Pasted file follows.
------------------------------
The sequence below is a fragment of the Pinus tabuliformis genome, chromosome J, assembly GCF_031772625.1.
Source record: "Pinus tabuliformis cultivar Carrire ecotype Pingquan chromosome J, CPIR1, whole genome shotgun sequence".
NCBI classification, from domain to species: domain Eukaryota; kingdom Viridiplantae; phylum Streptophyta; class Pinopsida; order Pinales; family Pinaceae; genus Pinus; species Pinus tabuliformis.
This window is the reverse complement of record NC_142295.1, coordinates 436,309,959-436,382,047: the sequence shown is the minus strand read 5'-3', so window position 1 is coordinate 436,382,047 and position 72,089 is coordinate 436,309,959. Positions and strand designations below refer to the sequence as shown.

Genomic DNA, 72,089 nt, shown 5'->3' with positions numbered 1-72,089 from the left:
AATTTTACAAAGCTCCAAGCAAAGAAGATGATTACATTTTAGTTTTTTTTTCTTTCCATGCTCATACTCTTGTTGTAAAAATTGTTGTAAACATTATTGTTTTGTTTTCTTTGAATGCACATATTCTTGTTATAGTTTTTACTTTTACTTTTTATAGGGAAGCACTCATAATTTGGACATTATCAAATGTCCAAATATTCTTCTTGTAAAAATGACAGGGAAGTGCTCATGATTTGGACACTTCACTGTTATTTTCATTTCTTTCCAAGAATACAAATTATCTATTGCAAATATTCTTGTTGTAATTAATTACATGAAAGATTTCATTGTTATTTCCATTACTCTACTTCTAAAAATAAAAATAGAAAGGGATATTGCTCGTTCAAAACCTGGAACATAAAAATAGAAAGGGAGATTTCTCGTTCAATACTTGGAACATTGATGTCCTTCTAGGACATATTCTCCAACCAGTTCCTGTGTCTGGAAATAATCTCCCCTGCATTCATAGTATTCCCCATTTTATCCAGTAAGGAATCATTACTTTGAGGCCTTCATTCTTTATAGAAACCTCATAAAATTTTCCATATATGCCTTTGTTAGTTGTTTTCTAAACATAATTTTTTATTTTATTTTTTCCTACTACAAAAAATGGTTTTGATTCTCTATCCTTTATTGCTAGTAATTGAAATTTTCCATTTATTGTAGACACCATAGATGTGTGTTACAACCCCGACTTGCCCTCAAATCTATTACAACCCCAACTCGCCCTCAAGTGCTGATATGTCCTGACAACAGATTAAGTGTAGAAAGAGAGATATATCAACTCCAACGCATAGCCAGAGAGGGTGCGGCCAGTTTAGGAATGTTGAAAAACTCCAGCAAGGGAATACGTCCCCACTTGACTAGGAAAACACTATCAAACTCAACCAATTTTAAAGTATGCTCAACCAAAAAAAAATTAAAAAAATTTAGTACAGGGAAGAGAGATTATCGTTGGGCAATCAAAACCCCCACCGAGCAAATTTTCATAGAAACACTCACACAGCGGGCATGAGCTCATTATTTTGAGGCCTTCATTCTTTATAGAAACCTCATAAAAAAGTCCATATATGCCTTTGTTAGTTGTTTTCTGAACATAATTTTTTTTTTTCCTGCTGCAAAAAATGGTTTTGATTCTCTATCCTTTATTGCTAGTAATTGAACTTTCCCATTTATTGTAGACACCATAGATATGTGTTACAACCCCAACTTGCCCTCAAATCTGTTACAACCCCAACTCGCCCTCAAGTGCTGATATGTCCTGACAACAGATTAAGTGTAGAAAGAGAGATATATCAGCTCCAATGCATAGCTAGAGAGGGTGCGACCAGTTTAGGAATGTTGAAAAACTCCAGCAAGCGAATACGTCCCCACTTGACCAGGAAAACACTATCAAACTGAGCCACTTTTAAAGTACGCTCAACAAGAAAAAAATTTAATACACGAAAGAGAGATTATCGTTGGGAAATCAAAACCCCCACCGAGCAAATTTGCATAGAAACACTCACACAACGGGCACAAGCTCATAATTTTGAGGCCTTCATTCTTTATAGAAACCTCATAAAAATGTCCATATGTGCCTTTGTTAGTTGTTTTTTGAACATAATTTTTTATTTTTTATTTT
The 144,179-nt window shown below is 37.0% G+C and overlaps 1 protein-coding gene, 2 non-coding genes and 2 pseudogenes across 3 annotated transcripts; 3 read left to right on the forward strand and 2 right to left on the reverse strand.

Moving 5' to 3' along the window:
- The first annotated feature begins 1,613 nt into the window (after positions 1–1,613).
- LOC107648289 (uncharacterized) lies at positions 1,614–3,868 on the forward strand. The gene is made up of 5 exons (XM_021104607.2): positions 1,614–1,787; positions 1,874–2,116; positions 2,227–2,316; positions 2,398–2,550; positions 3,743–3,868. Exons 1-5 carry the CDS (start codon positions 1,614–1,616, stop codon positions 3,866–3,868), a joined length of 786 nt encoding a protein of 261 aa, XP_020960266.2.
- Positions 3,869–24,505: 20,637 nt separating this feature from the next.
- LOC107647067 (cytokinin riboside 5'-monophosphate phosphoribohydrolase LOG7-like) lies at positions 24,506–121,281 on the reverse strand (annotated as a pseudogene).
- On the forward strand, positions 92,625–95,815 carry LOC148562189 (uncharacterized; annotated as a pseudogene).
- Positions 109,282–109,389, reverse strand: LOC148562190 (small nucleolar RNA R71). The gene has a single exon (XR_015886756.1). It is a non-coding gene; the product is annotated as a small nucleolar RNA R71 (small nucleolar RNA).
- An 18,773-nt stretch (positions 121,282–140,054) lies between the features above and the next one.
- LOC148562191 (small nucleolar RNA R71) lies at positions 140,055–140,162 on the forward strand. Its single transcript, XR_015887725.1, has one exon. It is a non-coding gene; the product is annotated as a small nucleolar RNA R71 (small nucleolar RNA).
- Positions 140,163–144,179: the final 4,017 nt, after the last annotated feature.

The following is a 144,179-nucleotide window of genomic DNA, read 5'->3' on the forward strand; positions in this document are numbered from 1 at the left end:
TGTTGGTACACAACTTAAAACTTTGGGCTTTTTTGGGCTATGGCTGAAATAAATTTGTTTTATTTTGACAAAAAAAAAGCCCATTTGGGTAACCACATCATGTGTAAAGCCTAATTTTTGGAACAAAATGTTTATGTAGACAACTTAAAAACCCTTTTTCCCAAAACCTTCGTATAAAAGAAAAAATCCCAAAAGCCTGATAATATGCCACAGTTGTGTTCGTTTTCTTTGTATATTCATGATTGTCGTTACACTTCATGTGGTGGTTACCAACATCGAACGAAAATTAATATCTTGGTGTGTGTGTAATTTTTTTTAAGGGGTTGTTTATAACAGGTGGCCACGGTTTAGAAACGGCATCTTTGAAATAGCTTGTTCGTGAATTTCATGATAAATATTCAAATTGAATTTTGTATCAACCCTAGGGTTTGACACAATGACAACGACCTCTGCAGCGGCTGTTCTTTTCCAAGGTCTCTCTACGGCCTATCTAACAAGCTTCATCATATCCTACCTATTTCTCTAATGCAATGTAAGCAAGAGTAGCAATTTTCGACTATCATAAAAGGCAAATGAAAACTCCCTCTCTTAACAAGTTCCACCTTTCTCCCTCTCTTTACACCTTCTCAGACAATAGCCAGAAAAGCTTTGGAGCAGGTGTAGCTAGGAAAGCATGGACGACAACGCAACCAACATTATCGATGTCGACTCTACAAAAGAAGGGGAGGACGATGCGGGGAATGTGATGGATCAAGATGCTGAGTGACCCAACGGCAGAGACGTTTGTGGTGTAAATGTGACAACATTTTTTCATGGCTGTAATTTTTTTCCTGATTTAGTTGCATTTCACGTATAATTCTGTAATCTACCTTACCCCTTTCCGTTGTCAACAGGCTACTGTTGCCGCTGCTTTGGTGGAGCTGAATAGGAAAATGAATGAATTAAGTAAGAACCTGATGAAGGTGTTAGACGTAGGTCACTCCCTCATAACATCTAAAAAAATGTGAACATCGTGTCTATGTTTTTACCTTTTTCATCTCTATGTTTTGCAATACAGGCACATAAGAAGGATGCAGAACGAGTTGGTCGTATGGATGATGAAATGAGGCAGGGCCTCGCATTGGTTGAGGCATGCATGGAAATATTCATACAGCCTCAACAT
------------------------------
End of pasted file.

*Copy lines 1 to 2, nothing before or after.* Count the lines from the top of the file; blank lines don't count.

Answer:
The sequence below is a fragment of the Pinus tabuliformis genome, chromosome J, assembly GCF_031772625.1.
Source record: "Pinus tabuliformis cultivar Carrire ecotype Pingquan chromosome J, CPIR1, whole genome shotgun sequence".